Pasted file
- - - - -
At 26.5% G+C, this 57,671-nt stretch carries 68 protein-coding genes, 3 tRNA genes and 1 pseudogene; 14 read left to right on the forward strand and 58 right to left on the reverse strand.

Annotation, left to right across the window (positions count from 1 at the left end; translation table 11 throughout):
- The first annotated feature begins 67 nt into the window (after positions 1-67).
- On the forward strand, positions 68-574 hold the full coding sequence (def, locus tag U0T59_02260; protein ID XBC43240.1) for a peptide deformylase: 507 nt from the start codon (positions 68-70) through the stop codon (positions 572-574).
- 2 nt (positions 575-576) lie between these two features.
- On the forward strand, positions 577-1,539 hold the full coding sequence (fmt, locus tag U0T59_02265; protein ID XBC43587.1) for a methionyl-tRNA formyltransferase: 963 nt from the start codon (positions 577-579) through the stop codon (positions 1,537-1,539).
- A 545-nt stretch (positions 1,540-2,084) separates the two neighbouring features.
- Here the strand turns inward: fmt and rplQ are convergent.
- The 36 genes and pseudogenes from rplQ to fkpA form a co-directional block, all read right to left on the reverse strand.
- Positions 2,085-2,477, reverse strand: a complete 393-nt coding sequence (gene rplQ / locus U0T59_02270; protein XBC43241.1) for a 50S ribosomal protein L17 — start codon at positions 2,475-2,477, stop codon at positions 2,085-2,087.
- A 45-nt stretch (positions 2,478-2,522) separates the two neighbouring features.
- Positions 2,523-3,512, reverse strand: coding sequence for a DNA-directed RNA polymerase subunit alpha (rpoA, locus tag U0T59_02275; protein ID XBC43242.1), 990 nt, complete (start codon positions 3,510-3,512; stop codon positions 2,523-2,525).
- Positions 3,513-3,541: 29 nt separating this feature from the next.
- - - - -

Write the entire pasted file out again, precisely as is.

At 26.5% G+C, this 57,671-nt stretch carries 68 protein-coding genes, 3 tRNA genes and 1 pseudogene; 14 read left to right on the forward strand and 58 right to left on the reverse strand.

Annotation, left to right across the window (positions count from 1 at the left end; translation table 11 throughout):
- The first annotated feature begins 67 nt into the window (after positions 1-67).
- On the forward strand, positions 68-574 hold the full coding sequence (def, locus tag U0T59_02260; protein ID XBC43240.1) for a peptide deformylase: 507 nt from the start codon (positions 68-70) through the stop codon (positions 572-574).
- 2 nt (positions 575-576) lie between these two features.
- On the forward strand, positions 577-1,539 hold the full coding sequence (fmt, locus tag U0T59_02265; protein ID XBC43587.1) for a methionyl-tRNA formyltransferase: 963 nt from the start codon (positions 577-579) through the stop codon (positions 1,537-1,539).
- A 545-nt stretch (positions 1,540-2,084) separates the two neighbouring features.
- Here the strand turns inward: fmt and rplQ are convergent.
- The 36 genes and pseudogenes from rplQ to fkpA form a co-directional block, all read right to left on the reverse strand.
- Positions 2,085-2,477, reverse strand: a complete 393-nt coding sequence (gene rplQ / locus U0T59_02270; protein XBC43241.1) for a 50S ribosomal protein L17 — start codon at positions 2,475-2,477, stop codon at positions 2,085-2,087.
- A 45-nt stretch (positions 2,478-2,522) separates the two neighbouring features.
- Positions 2,523-3,512, reverse strand: coding sequence for a DNA-directed RNA polymerase subunit alpha (rpoA, locus tag U0T59_02275; protein ID XBC43242.1), 990 nt, complete (start codon positions 3,510-3,512; stop codon positions 2,523-2,525).
- Positions 3,513-3,541: 29 nt separating this feature from the next.